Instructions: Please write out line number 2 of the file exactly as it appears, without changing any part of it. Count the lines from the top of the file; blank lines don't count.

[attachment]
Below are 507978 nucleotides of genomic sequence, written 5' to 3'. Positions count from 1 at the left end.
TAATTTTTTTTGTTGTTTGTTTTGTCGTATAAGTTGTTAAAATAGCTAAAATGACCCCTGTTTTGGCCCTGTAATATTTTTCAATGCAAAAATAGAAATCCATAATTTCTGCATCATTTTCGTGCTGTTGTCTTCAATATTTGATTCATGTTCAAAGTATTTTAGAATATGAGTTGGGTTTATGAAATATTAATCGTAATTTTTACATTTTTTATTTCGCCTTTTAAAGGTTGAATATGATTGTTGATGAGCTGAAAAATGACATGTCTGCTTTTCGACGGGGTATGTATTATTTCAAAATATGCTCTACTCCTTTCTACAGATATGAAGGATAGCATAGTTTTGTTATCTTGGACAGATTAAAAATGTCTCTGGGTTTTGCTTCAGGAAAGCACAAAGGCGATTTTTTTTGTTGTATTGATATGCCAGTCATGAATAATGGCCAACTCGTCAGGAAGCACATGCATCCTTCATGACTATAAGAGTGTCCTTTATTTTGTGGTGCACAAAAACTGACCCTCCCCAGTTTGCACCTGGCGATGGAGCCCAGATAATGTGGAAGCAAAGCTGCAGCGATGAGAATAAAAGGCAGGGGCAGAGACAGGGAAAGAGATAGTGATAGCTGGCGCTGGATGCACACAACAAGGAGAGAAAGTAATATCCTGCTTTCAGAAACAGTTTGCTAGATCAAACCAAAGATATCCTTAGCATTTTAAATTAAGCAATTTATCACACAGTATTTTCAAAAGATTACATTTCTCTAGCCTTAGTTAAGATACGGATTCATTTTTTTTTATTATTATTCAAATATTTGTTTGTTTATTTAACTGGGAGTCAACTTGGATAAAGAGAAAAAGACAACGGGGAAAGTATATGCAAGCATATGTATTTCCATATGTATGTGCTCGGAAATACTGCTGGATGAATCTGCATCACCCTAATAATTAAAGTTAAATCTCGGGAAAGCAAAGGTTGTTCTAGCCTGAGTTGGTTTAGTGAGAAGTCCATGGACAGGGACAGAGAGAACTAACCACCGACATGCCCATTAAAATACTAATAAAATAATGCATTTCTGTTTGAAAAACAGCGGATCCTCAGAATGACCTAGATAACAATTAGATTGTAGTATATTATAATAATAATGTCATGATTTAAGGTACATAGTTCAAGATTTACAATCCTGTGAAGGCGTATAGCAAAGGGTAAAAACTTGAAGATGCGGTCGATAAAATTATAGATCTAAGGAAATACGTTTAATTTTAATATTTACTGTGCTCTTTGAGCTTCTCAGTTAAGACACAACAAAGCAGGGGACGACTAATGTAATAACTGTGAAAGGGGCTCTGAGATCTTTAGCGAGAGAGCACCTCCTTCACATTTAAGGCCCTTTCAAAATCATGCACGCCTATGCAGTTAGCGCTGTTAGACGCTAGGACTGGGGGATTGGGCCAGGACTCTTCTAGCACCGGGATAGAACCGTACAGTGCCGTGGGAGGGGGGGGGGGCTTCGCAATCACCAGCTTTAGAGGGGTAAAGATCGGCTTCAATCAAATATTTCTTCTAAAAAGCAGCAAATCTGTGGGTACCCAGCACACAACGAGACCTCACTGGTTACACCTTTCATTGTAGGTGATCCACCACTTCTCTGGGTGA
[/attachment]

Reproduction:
TAATTTTTTTTGTTGTTTGTTTTGTCGTATAAGTTGTTAAAATAGCTAAAATGACCCCTGTTTTGGCCCTGTAATATTTTTCAATGCAAAAATAGAAATCCATAATTTCTGCATCATTTTCGTGCTGTTGTCTTCAATATTTGATTCATGTTCAAAGTATTTTAGAATATGAGTTGGGTTTATGAAATATTAATCGTAATTTTTACATTTTTTATTTCGCCTTTTAAAGGTTGAATATGATTGTTGATGAGCTGAAAAATGACATGTCTGCTTTTCGACGGGGTATGTATTATTTCAAAATATGCTCTACTCCTTTCTACAGATATGAAGGATAGCATAGTTTTGTTATCTTGGACAGATTAAAAATGTCTCTGGGTTTTGCTTCAGGAAAGCACAAAGGCGATTTTTTTTGTTGTATTGATATGCCAGTCATGAATAATGGCCAACTCGTCAGGAAGCACATGCATCCTTCATGACTATAAGAGTGTCCTTTATTTTGTGGTGCACAAAAACTGACCCTCCCCAGTTTGCACCTGGCGATGGAGCCCAGATAATGTGGAAGCAAAGCTGCAGCGATGAGAATAAAAGGCAGGGGCAGAGACAGGGAAAGAGATAGTGATAGCTGGCGCTGGATGCACACAACAAGGAGAGAAAGTAATATCCTGCTTTCAGAAACAGTTTGCTAGATCAAACCAAAGATATCCTTAGCATTTTAAATTAAGCAATTTATCACACAGTATTTTCAAAAGATTACATTTCTCTAGCCTTAGTTAAGATACGGATTCATTTTTTTTTATTATTATTCAAATATTTGTTTGTTTATTTAACTGGGAGTCAACTTGGATAAAGAGAAAAAGACAACGGGGAAAGTATATGCAAGCATATGTATTTCCATATGTATGTGCTCGGAAATACTGCTGGATGAATCTGCATCACCCTAATAATTAAAGTTAAATCTCGGGAAAGCAAAGGTTGTTCTAGCCTGAGTTGGTTTAGTGAGAAGTCCATGGACAGGGACAGAGAGAACTAACCACCGACATGCCCATTAAAATACTAATAAAATAATGCATTTCTGTTTGAAAAACAGCGGATCCTCAGAATGACCTAGATAACAATTAGATTGTAGTATATTATAATAATAATGTCATGATTTAAGGTACATAGTTCAAGATTTACAATCCTGTGAAGGCGTATAGCAAAGGGTAAAAACTTGAAGATGCGGTCGATAAAATTATAGATCTAAGGAAATACGTTTAATTTTAATATTTACTGTGCTCTTTGAGCTTCTCAGTTAAGACACAACAAAGCAGGGGACGACTAATGTAATAACTGTGAAAGGGGCTCTGAGATCTTTAGCGAGAGAGCACCTCCTTCACATTTAAGGCCCTTTCAAAATCATGCACGCCTATGCAGTTAGCGCTGTTAGACGCTAGGACTGGGGGATTGGGCCAGGACTCTTCTAGCACCGGGATAGAACCGTACAGTGCCGTGGGAGGGGGGGGGGGCTTCGCAATCACCAGCTTTAGAGGGGTAAAGATCGGCTTCAATCAAATATTTCTTCTAAAAAGCAGCAAATCTGTGGGTACCCAGCACACAACGAGACCTCACTGGTTACACCTTTCATTGTAGGTGATCCACCACTTCTCTGGGTGA